A planned China-Russia naval exercise is a provocation to the US in Southeast Asia

We are living in an exceedingly dangerous world that is challenging the core values of our Western civilisation. But in Australia — remote from the main centres of military power and terrorist attacks — we live in a surreal world. In the federal election, there was scarcely a mention of national security or terrorism.

The fact is Russia and China, both authoritarian powers, are challenging the Western liberal order through the use of military force and coercion. They are aligned in their hostility towards the US and its democratic allies. They are seeking to alter international borders and extend their territories. All this is occurring just as Western electorates are experiencing a yawning gap between the governed and their governments. Domestic politics in the West are in disarray over the impact of globalisation, illegal immigrants and the control of borders.

At the same time, Western democracies are facing an unprecedented assault by extreme Islamic terrorists. The ambitions of a resurgent Russia are to reassert Russia as a great power (derzhava) and to recover lost territories.

Vladimir Putin’s “new model Russia” is one of an independent great power resuming its geopolitical position on its own terms. Putin speaks of Russia’s civilising mission on the European continent.

He claims the right to a sphere of strategic interest in Russia’s neighbourhood, in which Western influence would be limited. That sphere includes not only Crimea and Ukraine but also the Baltic countries, as well as Belarus, Moldova and Kazakhstan.

Putin’s Russia is set on a path of confrontation with the West. US Joint Chiefs of Staff chairman Joseph Dunford has described Russia as presenting “the greatest threat to our national security”. From Putin’s perspective, Russia faces a weak and divided Europe that is ineffective and leaderless, overwhelmed by a huge refugee problem, and with Britain’s exit from the EU as heralding the unravelling of European unity.

Moscow’s political will to resort to force seems to be entirely absent in Europe these days.

This is not to underestimate the challenge emanating from a rising China but China does not pose an existential threat to world peace in the same way as Russia.

Unlike Russia, China is not yet using military force to assert its territorial claims but it is using such harsh coercion that — like Russia — it is causing serious alarm in its neighbourhood. China’s territorial ambitions in the South and East China seas are being pursued with great belligerence and they are the likeliest source of miscalculation leading to direct military conflict with the US and its allies.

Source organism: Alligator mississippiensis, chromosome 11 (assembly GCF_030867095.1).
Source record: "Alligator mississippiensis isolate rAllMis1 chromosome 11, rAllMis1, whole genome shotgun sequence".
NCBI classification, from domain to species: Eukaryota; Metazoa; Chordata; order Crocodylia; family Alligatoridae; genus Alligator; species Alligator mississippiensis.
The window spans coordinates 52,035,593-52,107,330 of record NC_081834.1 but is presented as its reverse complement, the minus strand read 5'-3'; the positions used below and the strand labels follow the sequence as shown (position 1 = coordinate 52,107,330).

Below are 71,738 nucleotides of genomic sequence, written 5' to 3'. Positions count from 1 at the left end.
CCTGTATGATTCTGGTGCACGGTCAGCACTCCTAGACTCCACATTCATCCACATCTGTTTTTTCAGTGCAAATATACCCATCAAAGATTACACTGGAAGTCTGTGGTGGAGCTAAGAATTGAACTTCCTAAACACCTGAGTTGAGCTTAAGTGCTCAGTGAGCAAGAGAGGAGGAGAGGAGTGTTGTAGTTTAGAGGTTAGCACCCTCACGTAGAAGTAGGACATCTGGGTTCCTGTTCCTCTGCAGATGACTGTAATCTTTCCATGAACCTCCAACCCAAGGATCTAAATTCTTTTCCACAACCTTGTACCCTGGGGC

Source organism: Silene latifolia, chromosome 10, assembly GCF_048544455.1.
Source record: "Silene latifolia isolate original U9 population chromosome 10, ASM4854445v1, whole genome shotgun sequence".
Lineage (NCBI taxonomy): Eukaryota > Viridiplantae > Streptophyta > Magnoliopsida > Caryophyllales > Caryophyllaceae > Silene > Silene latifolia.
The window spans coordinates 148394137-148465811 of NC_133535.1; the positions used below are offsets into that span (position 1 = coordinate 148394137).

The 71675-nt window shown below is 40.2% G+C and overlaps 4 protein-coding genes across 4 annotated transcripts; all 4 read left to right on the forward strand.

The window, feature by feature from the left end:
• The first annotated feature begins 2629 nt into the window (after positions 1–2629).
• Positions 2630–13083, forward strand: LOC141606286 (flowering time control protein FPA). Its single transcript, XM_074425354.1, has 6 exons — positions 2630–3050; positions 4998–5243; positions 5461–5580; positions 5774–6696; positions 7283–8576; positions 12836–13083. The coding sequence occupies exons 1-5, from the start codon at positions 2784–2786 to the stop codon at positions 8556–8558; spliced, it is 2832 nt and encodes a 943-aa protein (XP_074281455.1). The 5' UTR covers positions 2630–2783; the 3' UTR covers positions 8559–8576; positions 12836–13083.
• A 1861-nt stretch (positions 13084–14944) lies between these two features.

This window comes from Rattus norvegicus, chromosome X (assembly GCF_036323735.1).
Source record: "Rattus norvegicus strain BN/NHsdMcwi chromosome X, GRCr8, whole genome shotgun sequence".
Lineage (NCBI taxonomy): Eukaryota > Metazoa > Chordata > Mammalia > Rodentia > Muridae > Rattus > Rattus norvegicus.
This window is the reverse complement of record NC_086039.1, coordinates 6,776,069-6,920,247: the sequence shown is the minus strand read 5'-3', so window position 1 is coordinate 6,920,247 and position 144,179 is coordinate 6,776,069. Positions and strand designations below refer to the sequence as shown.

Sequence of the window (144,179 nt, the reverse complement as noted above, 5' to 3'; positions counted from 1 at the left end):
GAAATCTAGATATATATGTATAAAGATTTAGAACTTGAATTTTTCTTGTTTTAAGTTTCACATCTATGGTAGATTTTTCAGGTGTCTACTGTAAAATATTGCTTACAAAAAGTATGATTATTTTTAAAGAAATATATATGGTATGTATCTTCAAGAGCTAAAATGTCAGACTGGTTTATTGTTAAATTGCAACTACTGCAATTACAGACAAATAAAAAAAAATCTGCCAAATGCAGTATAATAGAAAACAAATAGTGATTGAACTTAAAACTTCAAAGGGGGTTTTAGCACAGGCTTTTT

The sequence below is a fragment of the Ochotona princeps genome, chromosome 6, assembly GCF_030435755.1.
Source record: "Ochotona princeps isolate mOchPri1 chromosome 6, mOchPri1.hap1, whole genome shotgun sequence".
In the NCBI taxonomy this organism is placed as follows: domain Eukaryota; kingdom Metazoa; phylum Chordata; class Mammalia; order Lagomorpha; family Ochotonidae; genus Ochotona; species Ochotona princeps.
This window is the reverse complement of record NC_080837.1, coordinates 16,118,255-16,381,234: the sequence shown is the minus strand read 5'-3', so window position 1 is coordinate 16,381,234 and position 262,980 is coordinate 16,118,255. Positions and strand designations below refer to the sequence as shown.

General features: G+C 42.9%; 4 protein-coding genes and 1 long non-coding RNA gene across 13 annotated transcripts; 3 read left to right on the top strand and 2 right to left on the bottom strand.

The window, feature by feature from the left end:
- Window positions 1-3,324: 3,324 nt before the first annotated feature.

China’s rejection of the legal findings of the UN Permanent Court of Arbitration on July 12 with respect to the South China Sea uses dismissive and threatening rhetoric. Beijing treats the Association of Southeast Asian Nations claimants with contempt, stating China is a big country and other countries are small.

In an ominous development, The Wall Street Journal on July 29 reported China and Russia would hold joint naval exercises for the first time in the South China Sea next month. The Chinese Defence Ministry said these would be “routine” exercises “not targeting any third party”. Who believes that? Moreover, on June 8 and 9 three Russian destroyers met a Chinese warship to transit through the waters adjoining Japan’s Senkaku/Diaoyu Islands claims in the East China Sea. This is starting to look like a co-ordinated China-Russia challenge to US naval supremacy in the region.

All this is occurring just as major Western powers, and not least the US and Britain, are becoming increasingly obsessed with the effects of globalisation on their domestic politics.

In their different ways, presidential candidate Donald Trump and the Brexit vote in Britain reflect deep-seated anger about the loss of jobs and falling living standards. The Economist on July 30 headlined what it called a new political divide in which populist, xenophobic and anti-globalist politicians were on the rise in Europe and the US and promising to put up walls to keep out the world.

Twenty years ago, Massachusetts Institute of Technology economics professor Lester Thurow proclaimed that capitalism had no plausible competitor. But, he observed, dissatisfaction and hostility was growing and governments were in trouble everywhere in the world since they had no answers to the real problems and worries facing their citizens. Demonstrably, that is even more so the case today. Thurow raised the key question: will capitalism be able to adapt? Or will it be yet another unchallenged, then suddenly obsolete, ideology?

This witches’ brew is coming to the boil just when the West is facing ceaseless barbaric assaults from extreme Islamic fundamentalism. What happens if, as a result, civil war erupts in a European country such as France?

As historian Barbara Tuchman observes in her book The Proud Tower, the turn of the last century was a pivotal moment in history, when widespread and violent anarchist terrorism, and the helplessness of society to defend itself, occurred at the same time as the geopolitical challenge of the rising military power of Germany. The nations of the West were self-satisfied and setting themselves up, all unwittingly, for the catastrophe to come in World War I.

I am not predicting here that history will repeat itself, but we are clearly entering a dangerous era for which we are ill-prepared.

Paul Dibb is emeritus professor of strategic studies at the Australian National University.